A sitemap is essentially a list of all the important URLs of a website that a webmaster wants search engines to index. Though major search engine spiders are able to locate all web pages of a site step-by-step by following links, but that process may take a longer time for some deeply-hidden pages to be found. And this is also true for sites that have some unreachable pages by internal and/or external links. So, a sitemap helps to speed up the process of finding all your pages or even make it possible for web crawlers in the first place.
There are three (3) types of sitemaps, namely the XML sitemap, the HTML sitemap and URL List.
The XML (Xtensible Markup Language) sitemap is specifically created to help search bots to easily discover a site’s inner web pages. An XML sitemap format may contain additional data that allow a webmaster to give extra information about any single page. For example:
- <?xml version=”1.0″ encoding=”UTF-8″?>
The loc tags (<loc></loc>) are required in every XML sitemap, as they’re used to identify the very location of the sitemap.
The priority tags (<priority></priority>) are optional, and are used to let bots know how important the corresponding file update is.
Changefreq tags (<changefreq></changefreq>) are also optional, and they help to tell search spiders the frequency with which the content of a corresponding file changes. Such changes can be hourly, daily, weekly or monthly. Having changefreq tags enable search engines to expect when the page’s content will likely change.
The lastmod tags (<lastmod></lastmod>), also optional, tell search engine bots when the corresponding file was last modified.
It is noteworthy that search engines do not perceive the lastmod, priority and changefreq tags as commands, but as citations. If you must add them to your site’s XML sitemap, make sure the information you provide is accurate, to avoid the sitemap being entirely neglected by these bots. So, inaccurate data in these tags incurs a negative effect you may not want your site to have.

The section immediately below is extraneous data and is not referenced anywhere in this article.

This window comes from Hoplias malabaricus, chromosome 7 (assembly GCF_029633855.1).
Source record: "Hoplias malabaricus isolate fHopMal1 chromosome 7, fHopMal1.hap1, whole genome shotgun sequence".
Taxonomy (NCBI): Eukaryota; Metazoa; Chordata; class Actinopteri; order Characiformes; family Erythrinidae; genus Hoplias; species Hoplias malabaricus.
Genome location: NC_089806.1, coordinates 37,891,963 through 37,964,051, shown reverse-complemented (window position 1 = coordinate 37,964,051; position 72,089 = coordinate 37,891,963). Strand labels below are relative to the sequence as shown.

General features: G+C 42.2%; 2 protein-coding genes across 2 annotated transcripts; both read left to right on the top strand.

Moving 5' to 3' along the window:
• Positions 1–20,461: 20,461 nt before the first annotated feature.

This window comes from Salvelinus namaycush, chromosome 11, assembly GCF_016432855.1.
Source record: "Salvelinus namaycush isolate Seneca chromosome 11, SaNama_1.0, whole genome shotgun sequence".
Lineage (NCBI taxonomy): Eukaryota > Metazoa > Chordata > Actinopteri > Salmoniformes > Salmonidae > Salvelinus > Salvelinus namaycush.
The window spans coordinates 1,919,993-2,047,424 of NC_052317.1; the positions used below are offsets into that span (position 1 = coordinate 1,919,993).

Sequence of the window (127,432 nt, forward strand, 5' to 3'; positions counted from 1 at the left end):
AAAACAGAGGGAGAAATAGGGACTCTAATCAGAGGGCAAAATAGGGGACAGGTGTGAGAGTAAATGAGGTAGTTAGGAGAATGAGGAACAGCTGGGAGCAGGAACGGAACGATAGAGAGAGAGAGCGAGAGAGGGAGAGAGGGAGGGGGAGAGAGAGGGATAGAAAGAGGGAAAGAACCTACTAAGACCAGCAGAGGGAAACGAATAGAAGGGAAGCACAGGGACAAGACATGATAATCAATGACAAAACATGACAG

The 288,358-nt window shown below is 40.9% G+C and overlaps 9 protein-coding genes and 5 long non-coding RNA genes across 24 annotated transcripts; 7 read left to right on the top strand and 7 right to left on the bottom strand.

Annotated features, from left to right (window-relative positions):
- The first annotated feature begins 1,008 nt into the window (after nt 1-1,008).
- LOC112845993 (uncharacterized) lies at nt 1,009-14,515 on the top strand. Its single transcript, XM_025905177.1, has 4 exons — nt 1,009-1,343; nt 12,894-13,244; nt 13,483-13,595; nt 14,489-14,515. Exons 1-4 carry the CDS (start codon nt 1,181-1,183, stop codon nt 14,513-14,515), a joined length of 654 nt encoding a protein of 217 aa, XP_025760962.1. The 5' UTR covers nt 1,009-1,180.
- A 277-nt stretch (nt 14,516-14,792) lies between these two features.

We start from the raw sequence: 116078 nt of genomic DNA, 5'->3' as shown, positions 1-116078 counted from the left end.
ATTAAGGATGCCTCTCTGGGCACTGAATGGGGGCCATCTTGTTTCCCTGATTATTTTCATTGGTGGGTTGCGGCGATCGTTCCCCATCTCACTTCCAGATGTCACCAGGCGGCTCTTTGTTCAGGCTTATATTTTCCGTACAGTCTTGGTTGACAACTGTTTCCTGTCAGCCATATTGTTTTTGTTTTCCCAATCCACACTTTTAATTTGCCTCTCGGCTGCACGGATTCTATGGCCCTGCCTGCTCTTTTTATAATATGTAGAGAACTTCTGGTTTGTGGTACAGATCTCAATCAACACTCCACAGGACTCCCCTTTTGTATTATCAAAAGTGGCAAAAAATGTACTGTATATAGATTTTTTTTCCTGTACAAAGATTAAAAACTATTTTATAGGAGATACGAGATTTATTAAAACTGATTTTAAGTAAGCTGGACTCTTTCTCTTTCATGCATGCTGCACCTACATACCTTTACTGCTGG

An HTML sitemap is an ordinary HTML web page designed for both bots and humans to help them to easily locate all the web pages of a site in one place. It is a hierarchical visual model of the site’s most important web pages, which the webmaster wants search spiders and visitors to visit. An HTML site map is a kind of diagram which helps users to effortlessly navigate websites that have numerous pages and often confusing navigational issues. Being very similar to a book’s table of contents, it makes it easier for users to quickly find the information they’re interested in, without having to navigate through the entire site. If an HTML sitemap is well constructed and contains links that properly mirror the site structure, visitors won’t feel lost during navigation, but will easily understand the organization of the website, and to search for information accurately and quickly. In search engine optimization, an HTML sitemap makes it easier for a search engine bots to locate all the web pages of a website in one place.
URL List is a plain text file that lists the URLs of a website. This form of sitemap is supported by Yahoo Search, and it’s worth having in place.
All the three (3) sitemap formats, HTML, URL List and XML, play important roles in search engine optimization. However, the XML format is required by all major search engines and hence, it’s the one that carries greater weight.